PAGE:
It should be noted that explosions in grain bins used to be one of the biggest safety problems in the U.S. In 1987, following a series of deadly explosions, OSHA promulgated a Grain Handling Facilities Standard that remains in effect today. This standard has yielded major improvements in combustible dust safety in these facilities. According to OSHA, “The lessons learned in the grain industry can be applied to other industries producing, generating, or using combustible dust.”

U.S. Chemical Safety Board (CSB): The CSB is an independent federal agency responsible for investigating industrial chemical accidents. The CSB conducts thorough investigations of explosions, sifting through evidence to determine root causes and then publishing findings and recommendations.

The CSB has become an outspoken advocate of the need for more stringent combustible dust regulations and enforcement. On February 7, 2012, the fourth anniversary of the Imperial Sugar explosion, the chairman of the CSB issued a statement in which he applauded the progress made to date in dealing with combustible dust issues. He noted, however: “Completing a comprehensive OSHA dust standard is the major piece of unfinished business from the Imperial Sugar tragedy…. We believe such a standard is necessary to reduce or eliminate hazards from fires and explosions from a wide variety of combustible powders and dust.”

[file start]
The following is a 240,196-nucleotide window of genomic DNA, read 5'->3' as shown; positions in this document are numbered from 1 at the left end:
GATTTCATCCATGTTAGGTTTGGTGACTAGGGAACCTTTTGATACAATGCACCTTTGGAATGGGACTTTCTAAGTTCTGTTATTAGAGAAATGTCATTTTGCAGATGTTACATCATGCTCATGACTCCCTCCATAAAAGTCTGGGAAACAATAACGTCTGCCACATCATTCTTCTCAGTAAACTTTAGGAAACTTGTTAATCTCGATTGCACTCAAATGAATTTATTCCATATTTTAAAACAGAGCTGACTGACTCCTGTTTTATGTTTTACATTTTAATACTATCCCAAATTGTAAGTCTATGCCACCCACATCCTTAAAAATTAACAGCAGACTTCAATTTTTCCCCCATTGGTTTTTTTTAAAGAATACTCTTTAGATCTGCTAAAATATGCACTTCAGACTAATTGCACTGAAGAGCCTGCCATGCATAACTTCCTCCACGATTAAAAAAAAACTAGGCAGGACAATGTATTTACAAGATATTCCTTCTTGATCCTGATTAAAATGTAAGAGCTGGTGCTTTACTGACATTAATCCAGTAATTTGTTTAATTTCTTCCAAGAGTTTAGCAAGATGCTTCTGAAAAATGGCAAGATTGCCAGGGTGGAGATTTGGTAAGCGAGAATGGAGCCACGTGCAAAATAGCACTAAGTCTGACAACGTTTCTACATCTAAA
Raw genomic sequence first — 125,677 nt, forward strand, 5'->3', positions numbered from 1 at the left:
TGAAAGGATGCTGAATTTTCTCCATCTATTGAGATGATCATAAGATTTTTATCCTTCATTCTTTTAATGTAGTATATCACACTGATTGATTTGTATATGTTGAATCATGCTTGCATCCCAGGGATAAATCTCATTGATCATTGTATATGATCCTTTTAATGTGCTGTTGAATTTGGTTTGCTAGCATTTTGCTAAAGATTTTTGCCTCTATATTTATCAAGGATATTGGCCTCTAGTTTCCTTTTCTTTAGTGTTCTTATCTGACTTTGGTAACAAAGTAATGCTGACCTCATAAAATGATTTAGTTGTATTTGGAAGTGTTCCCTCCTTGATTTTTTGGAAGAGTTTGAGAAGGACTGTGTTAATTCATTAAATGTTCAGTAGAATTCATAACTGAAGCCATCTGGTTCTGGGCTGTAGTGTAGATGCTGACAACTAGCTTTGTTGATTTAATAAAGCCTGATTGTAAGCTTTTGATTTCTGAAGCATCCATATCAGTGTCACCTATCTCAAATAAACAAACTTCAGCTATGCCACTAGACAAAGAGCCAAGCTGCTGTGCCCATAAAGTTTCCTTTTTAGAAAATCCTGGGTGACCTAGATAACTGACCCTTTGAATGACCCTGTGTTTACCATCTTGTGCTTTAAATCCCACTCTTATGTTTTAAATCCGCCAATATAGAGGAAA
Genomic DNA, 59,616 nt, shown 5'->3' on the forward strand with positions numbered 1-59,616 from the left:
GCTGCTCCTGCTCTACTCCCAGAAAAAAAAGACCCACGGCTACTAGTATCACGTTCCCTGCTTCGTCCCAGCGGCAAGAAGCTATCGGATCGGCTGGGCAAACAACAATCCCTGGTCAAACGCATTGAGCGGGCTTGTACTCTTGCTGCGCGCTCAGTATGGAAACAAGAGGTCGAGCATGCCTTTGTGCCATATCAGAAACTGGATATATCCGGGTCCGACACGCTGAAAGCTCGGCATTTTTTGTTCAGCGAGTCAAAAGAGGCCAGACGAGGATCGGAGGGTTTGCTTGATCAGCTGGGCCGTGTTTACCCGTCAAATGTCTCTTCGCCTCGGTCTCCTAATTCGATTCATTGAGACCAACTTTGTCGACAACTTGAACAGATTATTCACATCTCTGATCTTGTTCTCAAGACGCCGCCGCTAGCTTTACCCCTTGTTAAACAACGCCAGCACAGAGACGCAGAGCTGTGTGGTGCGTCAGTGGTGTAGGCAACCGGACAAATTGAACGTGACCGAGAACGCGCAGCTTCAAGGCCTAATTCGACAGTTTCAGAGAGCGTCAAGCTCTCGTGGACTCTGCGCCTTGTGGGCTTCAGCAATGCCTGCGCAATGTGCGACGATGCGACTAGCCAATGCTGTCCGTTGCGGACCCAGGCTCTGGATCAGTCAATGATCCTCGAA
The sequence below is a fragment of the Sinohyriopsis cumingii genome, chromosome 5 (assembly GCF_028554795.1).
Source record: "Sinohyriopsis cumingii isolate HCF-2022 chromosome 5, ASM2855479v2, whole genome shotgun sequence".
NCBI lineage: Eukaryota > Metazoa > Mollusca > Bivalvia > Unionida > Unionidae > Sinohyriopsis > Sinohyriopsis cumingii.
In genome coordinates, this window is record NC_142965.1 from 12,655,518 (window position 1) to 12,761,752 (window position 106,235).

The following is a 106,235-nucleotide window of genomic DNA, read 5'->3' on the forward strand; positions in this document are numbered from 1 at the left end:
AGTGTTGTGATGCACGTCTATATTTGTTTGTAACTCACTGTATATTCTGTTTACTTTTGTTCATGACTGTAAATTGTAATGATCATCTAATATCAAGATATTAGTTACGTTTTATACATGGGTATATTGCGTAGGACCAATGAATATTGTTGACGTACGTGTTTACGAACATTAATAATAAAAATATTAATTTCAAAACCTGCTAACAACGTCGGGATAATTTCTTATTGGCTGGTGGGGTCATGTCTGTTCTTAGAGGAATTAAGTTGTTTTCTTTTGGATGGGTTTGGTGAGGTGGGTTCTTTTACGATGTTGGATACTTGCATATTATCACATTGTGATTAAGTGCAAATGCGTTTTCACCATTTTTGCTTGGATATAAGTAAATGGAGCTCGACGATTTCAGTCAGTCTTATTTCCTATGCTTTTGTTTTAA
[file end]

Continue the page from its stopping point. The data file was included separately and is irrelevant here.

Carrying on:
Relevant NFPA Standards

In trying to sort through the many combustible dust standards, a good starting point for food manufacturing professionals is NFPA 654 the Standard for the Prevention of Fire and Dust Explosions from the Manufacturing, Processing and Handling of Combustible Particulate Solids. NFPA 654 is an all-encompassing standard on how to design a safe dust collection system. It is regarded as the guiding dust document and the most general on the topic, and it will lead you to other relevant documents.

Depending on the nature and severity of the hazard, NFPA 654 will guide you to the appropriate standard(s) for explosion venting and/or explosion prevention, NFPA 68 and 69: